Here is the correction the NYT printed:
Correction: December 20, 2007
The subheading with a front-page headline on Wednesday for an article about discussions between four top White House lawyers and the Central Intelligence Agency over whether to destroy videotapes showing secret interrogations of members of Al Qaeda referred imprecisely to the White House’s position thus far on the matter. While Bush administration officials have acknowledged some discussions leading up to the destruction of the tapes in November 2005, as the article noted, the White House itself has not officially said anything on the subject, so its role was not “wider than it said.” (A related article appears today on Page A6.)
Read it here:http://tinyurl.com/3c2qs6
Dan Froomkin of the Washington Post comments:
The White House press office responded with uncommon hostility to the Times story this morning, demanding a correction -- while conspicuously not denying the substance of the story.
In a blistering early-morning statement, Perino wrote: "The New York Times today implies that the White House has been misleading in publicly acknowledging or discussing details related to the CIA's decision to destroy interrogation tapes.
"The sub-headline of the story inaccurately says that the 'White House Role Was Wider Than It Said', and the story states that ' . . . the involvement of White House officials in the discussions before the destruction of the tapes . . . was more extensive than Bush administration officials have acknowledged.'
"Under direction from the White House General Counsel while the Department of Justice and the CIA Inspector General conduct a preliminary inquiry, we have not publicly commented on facts relating to this issue, except to note President Bush's immediate reaction upon being briefed on the matter. Furthermore, we have not described -- neither to highlight, nor to minimize -- the role or deliberations of White House officials in this matter.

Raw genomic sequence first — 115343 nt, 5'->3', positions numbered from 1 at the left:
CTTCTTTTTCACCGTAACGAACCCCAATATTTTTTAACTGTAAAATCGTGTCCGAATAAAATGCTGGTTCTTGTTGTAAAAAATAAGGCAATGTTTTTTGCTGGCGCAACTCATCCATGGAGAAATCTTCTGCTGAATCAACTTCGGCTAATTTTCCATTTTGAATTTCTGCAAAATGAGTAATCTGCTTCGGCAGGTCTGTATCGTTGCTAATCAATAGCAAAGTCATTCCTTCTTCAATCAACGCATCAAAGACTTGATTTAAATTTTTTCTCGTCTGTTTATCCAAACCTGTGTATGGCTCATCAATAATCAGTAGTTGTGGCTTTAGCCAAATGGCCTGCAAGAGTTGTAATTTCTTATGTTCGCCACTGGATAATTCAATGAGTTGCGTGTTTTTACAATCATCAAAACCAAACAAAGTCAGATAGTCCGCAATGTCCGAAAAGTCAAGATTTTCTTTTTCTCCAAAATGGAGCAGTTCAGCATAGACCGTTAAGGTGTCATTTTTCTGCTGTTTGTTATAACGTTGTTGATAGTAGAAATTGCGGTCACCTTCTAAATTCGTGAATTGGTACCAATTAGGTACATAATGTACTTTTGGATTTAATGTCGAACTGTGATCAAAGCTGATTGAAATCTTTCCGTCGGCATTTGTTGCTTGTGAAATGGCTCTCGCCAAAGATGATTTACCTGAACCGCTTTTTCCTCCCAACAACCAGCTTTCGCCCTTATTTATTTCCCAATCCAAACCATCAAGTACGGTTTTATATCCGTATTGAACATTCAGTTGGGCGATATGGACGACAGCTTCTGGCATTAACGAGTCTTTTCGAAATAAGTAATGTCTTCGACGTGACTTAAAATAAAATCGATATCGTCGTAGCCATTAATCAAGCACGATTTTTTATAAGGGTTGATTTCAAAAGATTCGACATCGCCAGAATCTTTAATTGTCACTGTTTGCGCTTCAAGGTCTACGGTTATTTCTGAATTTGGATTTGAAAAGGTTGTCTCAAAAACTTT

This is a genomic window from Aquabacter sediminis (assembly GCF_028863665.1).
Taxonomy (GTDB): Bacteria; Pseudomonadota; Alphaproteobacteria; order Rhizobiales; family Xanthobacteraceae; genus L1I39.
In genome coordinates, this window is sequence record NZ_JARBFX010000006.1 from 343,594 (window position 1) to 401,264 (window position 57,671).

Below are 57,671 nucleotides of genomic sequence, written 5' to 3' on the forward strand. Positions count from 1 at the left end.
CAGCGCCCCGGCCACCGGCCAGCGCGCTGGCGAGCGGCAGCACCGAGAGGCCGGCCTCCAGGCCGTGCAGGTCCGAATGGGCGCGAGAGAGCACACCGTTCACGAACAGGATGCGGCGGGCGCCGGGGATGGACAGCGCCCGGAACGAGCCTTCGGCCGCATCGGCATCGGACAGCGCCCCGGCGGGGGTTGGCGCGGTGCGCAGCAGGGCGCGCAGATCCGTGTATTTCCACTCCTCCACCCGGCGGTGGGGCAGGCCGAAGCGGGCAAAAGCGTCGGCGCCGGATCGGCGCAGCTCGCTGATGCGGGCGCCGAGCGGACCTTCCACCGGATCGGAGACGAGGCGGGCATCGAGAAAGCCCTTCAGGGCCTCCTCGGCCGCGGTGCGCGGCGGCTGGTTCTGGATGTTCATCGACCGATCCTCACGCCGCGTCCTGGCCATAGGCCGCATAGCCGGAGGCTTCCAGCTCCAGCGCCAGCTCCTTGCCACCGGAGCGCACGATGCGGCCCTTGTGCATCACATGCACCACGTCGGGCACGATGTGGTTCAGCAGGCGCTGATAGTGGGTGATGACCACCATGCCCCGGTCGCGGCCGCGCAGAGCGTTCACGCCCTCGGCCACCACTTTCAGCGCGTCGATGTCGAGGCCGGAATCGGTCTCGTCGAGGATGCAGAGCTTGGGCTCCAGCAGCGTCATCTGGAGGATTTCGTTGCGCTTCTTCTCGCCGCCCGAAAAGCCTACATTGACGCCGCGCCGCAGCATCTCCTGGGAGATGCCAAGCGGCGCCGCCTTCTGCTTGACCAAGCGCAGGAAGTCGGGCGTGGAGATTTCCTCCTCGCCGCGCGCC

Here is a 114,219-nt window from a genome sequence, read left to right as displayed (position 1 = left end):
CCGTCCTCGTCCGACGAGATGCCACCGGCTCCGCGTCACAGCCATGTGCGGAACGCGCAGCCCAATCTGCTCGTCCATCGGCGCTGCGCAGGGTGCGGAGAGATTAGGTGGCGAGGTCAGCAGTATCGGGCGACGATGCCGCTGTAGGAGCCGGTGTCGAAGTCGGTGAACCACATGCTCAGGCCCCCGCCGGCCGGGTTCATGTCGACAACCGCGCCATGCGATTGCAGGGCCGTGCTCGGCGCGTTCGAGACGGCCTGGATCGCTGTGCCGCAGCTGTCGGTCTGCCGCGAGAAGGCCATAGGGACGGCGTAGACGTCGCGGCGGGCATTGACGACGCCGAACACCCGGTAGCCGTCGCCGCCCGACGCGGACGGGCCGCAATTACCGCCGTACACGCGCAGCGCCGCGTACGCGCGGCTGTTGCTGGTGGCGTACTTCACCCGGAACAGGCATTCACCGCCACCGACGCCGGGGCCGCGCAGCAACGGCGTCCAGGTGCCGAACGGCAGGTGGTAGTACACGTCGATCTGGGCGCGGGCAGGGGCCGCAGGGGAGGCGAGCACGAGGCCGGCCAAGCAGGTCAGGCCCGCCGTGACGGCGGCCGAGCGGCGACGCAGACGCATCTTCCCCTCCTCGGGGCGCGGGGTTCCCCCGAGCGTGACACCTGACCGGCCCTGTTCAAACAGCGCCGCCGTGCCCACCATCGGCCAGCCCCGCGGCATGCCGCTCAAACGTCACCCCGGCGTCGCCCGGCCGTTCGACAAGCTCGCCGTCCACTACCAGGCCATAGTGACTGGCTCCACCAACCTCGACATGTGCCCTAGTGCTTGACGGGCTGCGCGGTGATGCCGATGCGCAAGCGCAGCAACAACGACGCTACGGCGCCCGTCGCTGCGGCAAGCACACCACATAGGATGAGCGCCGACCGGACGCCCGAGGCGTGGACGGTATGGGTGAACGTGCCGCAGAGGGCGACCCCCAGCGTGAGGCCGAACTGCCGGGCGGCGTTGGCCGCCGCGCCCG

"The New York Times' inference that there is an effort to mislead in this matter is pernicious and troubling, and we are formally requesting that NYT correct the sub-headline of this story."
At today's mid-day briefing, Perino announced that The Times had agreed to run a correction in tomorrow's paper. But that doesn't make her argument any more sound.
Yes, nobody in the White House has said anything of substance on the record -- but that doesn't mean there wasn't a controlled and intentional leak intended to steer reporters away. In fact, on December 7, the day after the tape story broke in the New York Times, multiple administration officials spoke to multiple reporters spreading what now appears to be a misleading narrative involving Miers.
As Jonathan Karl reported then for ABC News: "Three officials told ABC News Miers urged the CIA not to destroy the tapes." And CNN reported that on that same day, "two senior administration officials told CNN that then-deputy White House counsel Harriet Miers was aware of the tapes and told the CIA not to destroy them.
"The officials, who spoke on the condition of anonymity because of potential investigations on the matter, said they believe this is 'exculpatory' for the White House because it shows a top official had told the CIA not to destroy the tapes. The officials also said the information about the tapes was not relayed to the president until this week."
Is Perino prepared to deny that any of those sources were inside the White House? I doubt it. And for her to suggest that it is taking the high road to refuse to comment on the record about a matter of great public significance is the pinnacle of chutzpah.